You may remember that a couple of posts ago on here I mentioned a new book about Autism titled “Not Weird, Just Limited Edition: Inside the Autistic Mind”. Well the copy of that book that I ordered arrived yesterday, and now it is time for a quick review.
A LITTLE GEM OF A BOOK
The book, written by Faye Flint, who was diagnosed as autistic only at the age of 27 (regular readers of this blog will recall that I was 31 when I got my own diagnosis, so this is a situation that is more than a little familiar to me). It is 108 pages long, with the text very generously spaced. Each page is a separate event, recording a particular thought or train of thought, and each is beautifully clear, and for obvious reasons many are instantly recognizable to me. If you are autistic yourself, or know/ are related to someone autistic, or even just have an interest in autism this book, written as it is by someone who is actually autistic is an absolute must read. I am going to share some of my personal favourites (I have selected six out of 108 pages to quote – and the quotes will be indented and italicised to set them apart from my own writing:
First, page 31:
I was a child with Asperger’s.
I will remain an adult with Asperger’s.
No, I won’t ‘grow out’ of my Asperger’s.
Asperger’s is who I am.
But I have lived with myself for 30 years.
I have learned how to manage myself.
To be able to fit into society more appropriately.
Page 49 (I am bolding as well as italicising this one for reasons that should become obvious):
“But you don;t seem like my friend’s son who is autistic?”
Ahh, well maybe that’s because…
I am a grown autistic woman,
Not a 7 year old autistic child.
Yes, there really is a difference.
No, my Asperger’s cannot be cured.
Nor would I want it to be.
This took me a long time after such a late diagnosis.
It has made me, me.
And I kind of like me.
Many people say my ‘differences’ are what they love most!
Page 69 (another one that I chosen to bold as well as italicise)
If you want to know about the spectrum,
Ask someone who is on it!
We aren’t offended.
It makes us happy that you care enough to want to learn.
There is nobody better to ask,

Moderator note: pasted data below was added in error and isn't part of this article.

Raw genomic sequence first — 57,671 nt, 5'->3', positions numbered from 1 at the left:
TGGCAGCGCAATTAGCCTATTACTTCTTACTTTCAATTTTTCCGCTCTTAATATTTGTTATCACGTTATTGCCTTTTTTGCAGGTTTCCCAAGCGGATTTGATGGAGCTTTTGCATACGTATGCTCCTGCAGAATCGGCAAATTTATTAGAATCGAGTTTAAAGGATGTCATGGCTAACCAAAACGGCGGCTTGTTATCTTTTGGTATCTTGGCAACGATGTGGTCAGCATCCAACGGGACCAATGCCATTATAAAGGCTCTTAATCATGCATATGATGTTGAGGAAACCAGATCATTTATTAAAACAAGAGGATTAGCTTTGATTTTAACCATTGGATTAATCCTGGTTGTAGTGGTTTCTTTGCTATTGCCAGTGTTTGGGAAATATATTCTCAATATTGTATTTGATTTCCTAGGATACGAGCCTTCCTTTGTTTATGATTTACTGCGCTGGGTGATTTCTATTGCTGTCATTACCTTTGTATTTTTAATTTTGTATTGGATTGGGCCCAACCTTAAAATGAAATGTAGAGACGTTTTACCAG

Than someone who goes through it,
Finally, page 81:
I promise I am listening to you.
But my brain has 2,644 other tabs open right now.
It is very distracting.
The book is available in paperback or on kindle (click here to order).
Relevant wiki: Truth-Tellers and Liars
Since every statement is false, let us convert them into true statements, and number each statement:
Ann: 1) One of us took the painting. 2) The painting was gone when I left.
Bob: 3) I arrived first, third, or fourth. 4) The painting was still here.
Chuck: 5) I arrived first, second, or fourth. 6) The painting was gone when I arrived.
Tom: 7) Whoever stole the painting arrived after me. 8) The painting was still here.
According to statement #7, Tom is not the thief. #8: Since the painting was there when Tom arrived, he could not have been the last to arrive. Tom must have gone there first, second, or third. #6: The painting was gone when Chuck was there, so he didn’t arrive first. #5: So Chuck got there second or fourth. #4 and #8: As two other members (Bob and Tom) arrived to see the painting, Chuck didn’t get there second, either. So Chuck arrived fourth. #3: This means Bob arrived first or third. #2: Since the painting was gone when Ann left, she didn’t arrive first. Otherwise, no member after her would have seen the painting. So Ann went there second or third and Chuck arrived fourth. But since two other members (Bob and Tom) saw the painting when they arrived, Ann didn’t go there second, either. So Ann arrived third. #3: Therefore, Bob arrived first, and Tom arrived second.
In summary, Bob arrived first. Tom got there next and the painting was still there, so Bob was not the thief, and neither was Tom. When Ann arrived, the painting was still there, but it was gone when she left. So Ann was the one who stole the painting. Chuck arrived last and discovered that the painting was gone.